While other Buffalo Municipal Housing Authority members stand to salute the flag at the beginning of each board meeting, tenant-elected Commissioner Leonard Williams sits, his hands at his side.
"The same as the athletes who take a knee, until I see - especially - young black males treated correctly by police and courts, I can't stand (up) to salute the flag," Williams said.
Williams sat quietly at Thursday's pledge to the flag, just as he has at every other board meeting since elected to his current BMHA term in the summer of 2016.
Williams, 74, hasn't said a word about it all these months. Neither have any other board members.
When asked by The Buffalo News Thursday about Williams' quiet protest, BMHA board chairman David Rodriguez - who always stands to salute the flag - said Williams has a right to his views.
"I view it as his right to express his feelings and exercise his rights as an American," Rodriguez said.
Williams, who served in the U.S. Air Force during the 1960s, describes himself as patriotic, and said he flies an American flag at his home on appropriate holidays.
But, Williams said, he supports the protest started in 2016 by former San Francisco 49ers quarterback Colin Kaepernick, who took a knee at NFL games during the national anthem to protest what Kaepernick called the nation's oppression of African Americans and other people of color.
"I am patriotic. I served in the Air Force. I fly a flag at my home on appropriate holidays," Williams said. "I will not stand to salute until certain conditions in term of the treatment of young black men changes."
The BMHA commissioner went on to say he is particularly concerned with police shootings of blacks nationally.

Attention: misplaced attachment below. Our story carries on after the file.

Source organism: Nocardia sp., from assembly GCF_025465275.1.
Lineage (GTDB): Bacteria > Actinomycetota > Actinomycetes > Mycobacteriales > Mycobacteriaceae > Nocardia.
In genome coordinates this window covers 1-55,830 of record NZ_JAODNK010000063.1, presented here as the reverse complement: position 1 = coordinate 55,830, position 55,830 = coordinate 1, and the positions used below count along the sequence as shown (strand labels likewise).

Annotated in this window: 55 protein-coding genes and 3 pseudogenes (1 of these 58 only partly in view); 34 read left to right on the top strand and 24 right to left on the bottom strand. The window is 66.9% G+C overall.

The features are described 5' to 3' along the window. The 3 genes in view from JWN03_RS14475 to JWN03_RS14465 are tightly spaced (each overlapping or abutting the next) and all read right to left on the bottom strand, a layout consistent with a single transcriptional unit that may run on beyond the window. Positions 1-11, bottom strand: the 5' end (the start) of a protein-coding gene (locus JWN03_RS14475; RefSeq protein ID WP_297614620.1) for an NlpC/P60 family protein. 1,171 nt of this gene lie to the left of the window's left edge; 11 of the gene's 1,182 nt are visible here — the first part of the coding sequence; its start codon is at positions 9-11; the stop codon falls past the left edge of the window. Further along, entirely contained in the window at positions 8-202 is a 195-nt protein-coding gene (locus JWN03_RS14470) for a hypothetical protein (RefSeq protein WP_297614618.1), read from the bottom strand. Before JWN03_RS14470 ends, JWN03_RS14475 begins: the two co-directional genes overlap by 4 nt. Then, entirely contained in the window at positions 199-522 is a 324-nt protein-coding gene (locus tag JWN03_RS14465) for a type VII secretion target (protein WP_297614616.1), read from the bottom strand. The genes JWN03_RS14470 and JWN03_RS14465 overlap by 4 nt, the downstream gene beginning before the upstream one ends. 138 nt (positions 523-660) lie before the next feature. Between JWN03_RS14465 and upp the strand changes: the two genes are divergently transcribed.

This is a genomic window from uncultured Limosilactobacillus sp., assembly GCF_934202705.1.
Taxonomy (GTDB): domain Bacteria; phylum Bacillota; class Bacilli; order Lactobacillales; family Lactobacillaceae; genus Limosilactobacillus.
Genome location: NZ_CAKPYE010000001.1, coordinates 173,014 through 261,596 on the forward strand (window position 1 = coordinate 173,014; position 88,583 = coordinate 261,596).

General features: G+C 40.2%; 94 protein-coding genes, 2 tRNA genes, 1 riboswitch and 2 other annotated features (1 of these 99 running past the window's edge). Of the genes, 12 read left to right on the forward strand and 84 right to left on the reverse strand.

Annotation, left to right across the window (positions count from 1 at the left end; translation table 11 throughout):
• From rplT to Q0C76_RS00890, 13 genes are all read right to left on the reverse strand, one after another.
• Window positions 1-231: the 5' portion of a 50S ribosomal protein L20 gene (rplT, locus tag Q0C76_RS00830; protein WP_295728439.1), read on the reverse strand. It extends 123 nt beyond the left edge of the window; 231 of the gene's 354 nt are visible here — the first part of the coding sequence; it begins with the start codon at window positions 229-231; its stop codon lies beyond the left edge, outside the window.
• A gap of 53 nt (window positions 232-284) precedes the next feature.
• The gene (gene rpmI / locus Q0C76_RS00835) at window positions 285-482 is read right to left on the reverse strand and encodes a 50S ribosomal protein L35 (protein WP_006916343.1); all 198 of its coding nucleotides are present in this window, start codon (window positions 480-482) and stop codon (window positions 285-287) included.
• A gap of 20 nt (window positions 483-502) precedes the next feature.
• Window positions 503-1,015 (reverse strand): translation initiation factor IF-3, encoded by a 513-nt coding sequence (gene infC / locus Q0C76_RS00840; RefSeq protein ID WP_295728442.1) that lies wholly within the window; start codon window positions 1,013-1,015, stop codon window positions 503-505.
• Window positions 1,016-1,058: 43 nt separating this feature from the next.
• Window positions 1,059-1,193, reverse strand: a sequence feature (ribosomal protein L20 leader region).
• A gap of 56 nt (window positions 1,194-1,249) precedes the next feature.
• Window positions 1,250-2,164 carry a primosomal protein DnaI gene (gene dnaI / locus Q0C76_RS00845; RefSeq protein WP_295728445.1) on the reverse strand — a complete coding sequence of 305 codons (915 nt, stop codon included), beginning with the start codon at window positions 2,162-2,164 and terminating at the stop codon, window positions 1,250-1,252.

"I want them to stop shooting them," Williams.
"They unfairly target black men, young black men," Williams said of police throughout the country. "When a young black man gets stopped in a car by police, the first thing he has to do is get his hands on the steering wheel. Particularly young black men.
"Until black people can be treated fairly in this country," Williams said, "then standing to salute a flag and saying 'one nation under God' when you are not treated that way, is not something I can do."
This isn't the first time Williams has protested American treatment of blacks by refusing to salute the flag.
While serving in the Air Force in the early to mid-1960s, Williams recalled spending time in Florida, in the Tampa area.
"I was a Northern boy going to the South," he said."There were signs over dirty ebony fountains that said 'colored only' and clean porcelain fountains that said 'whites only.'"
He also recalled waiting to be served in a bar in downtown Tampa, while the bartender, Williams said, waited on everyone around him.
"Would you mind taking my order," he recalled saying. "She said 'I couldn't see you back there, was too dark.'"
When the bartender finally took his order, Williams said, she first said she didn't have what he ordered and then, when he pointed to the drink he requested, she asked if he wanted it "to go."
It was because of incidents like these, Williams said, he stopped saluting the flag once returning home from the Air Force in the mid-1960s.
"We are talking about the heart of the civil rights movement," Williams said. "It wasn't just my personal experiences, but what was going on. One nation under God. Give me a break."
When the 9/11 attacks on the World Trade Center and in Washington, D.C. occurred in 2001, Williams said, his mother asked why he wasn't displaying an American flag on his car. He bought a flag. "I couldn't explain to her I didn't have a flag after the tragic event that happened in our country. This is our country," he said.
Williams saluted the flag for years after that.
But when there was report after report of unarmed black men shot by police, followed by protests by Kaepernick and then other football players, it became apparent that it was time to again take a stand, Williams said.
"You see these black men shot by police, you start to say 'Yeah, you've made steps forward, but you're making steps backward.'
"I didn't think about it until the football protests. But it's time," he said. "It's time for some folks to stand up and say 'Enough is enough.'
"I'm too old to be involved in protests," he continued. "I have to turn to younger colleagues to do that. But you do what you can do. And if all you can do is not stand for the pledge, then I'm not."
Story topics: BMHA